- News Home
17 April 2014 12:48 pm ,
Vol. 344 ,
Officials last week revealed that the U.S. contribution to ITER could cost $3.9 billion by 2034—roughly four times the...
An experimental hepatitis B drug that looked safe in animal trials tragically killed five of 15 patients in 1993. Now,...
Using the two high-quality genomes that exist for Neandertals and Denisovans, researchers find clues to gene activity...
A new report from the Intergovernmental Panel on Climate Change (IPCC) concludes that humanity has done little to slow...
Astronomers have discovered an Earth-sized planet in the habitable zone of a red dwarf—a star cooler than the sun—500...
Three years ago, Jennifer Francis of Rutgers University proposed that a warming Arctic was altering the behavior of the...
- 17 April 2014 12:48 pm , Vol. 344 , #6181
- About Us
New Boost for Interdisciplinary Research
21 April 2003 (All day)
The National Academies will hold its first-ever grants competition as part of a $40 million gift from the W. M. Keck Foundation. The 15-year donation, which is intended to foster interdisciplinary research, will also put the foundation's name on the academies' new office building in Washington, D.C.
"The Futures Initiative is designed to create a powerful, ongoing forum where the best and brightest minds from across the disciplines of science, technology, and medical research can come together and ask each other, 'What if ...?' " said Robert Day, chair and chief executive officer of the W. M. Keck Foundation, in announcing the gift last week. The centerpiece of the initiative will be an invitation-only, twice-a-year conference at which scientists will generate ideas for proposals. The first, on cell signaling, will be held 14 to 15 November at the academies' West Coast offices in Irvine, California.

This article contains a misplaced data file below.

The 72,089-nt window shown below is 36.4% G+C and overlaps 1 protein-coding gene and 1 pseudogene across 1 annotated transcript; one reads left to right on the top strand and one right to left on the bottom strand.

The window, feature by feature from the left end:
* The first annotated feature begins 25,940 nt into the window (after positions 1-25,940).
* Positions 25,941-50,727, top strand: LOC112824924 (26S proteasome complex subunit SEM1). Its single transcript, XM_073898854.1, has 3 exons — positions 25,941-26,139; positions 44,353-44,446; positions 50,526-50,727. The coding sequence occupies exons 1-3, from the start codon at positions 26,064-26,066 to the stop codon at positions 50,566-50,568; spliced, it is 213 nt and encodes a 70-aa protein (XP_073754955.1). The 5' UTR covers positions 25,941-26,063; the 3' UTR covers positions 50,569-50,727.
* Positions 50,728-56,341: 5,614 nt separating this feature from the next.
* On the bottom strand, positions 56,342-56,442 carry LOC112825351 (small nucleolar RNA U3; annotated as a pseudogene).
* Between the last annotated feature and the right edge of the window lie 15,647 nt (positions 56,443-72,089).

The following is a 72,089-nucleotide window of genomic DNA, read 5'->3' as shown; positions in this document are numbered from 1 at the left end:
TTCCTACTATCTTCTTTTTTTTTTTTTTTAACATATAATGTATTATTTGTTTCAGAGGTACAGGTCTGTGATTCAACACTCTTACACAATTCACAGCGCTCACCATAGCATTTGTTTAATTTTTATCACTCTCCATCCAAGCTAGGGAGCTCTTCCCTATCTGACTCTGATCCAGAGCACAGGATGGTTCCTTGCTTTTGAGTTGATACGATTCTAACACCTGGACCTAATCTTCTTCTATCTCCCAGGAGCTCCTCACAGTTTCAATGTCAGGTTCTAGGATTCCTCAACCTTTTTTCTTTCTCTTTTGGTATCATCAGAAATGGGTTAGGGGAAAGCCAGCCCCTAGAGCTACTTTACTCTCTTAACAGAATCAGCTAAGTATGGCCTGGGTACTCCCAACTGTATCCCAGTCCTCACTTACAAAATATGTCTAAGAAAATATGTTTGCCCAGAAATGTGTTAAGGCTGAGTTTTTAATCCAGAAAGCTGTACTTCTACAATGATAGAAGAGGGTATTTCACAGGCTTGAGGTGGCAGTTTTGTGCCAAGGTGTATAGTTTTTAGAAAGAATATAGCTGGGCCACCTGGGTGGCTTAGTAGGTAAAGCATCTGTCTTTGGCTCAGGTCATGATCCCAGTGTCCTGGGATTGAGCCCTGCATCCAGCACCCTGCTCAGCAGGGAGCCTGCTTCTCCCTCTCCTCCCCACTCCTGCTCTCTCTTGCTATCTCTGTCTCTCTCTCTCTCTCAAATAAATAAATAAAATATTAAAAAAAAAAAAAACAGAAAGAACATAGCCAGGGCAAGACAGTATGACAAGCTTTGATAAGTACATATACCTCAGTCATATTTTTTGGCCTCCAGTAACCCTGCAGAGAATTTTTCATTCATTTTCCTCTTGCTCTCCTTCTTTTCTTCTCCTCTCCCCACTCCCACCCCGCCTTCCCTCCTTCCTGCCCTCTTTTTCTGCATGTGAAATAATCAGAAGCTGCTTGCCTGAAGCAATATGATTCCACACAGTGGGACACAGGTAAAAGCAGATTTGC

The conferences will be organized by a panel drawn from the membership of the National Academy of Sciences (NAS), Academy of Engineering, and Institute of Medicine, which will also review proposals. Only invited participants will be allowed to apply for one of the four $200,000 seed grants to be awarded each year. The academies will also invite officials from funding agencies to "introduce them to the culture of interdisciplinary thinking," according to a spokesperson. "The seed grants are intended to get innovative projects off the ground," says Ken Fulton, NAS executive director and head of the Futures Initiative. "Once a project gets going, the researcher can take it to a funding agency for more money."
A broader goal of the program, says Fulton, is to bring about structural changes in funding organizations and academic institutions. Toward that end, the academies are launching a study to identify shortcomings in funding procedures and policies that hinder interdisciplinary science. The initiative also includes three $20,000 awards made annually to researchers, authors, film-makers, or journalists who excel in communicating science to the public.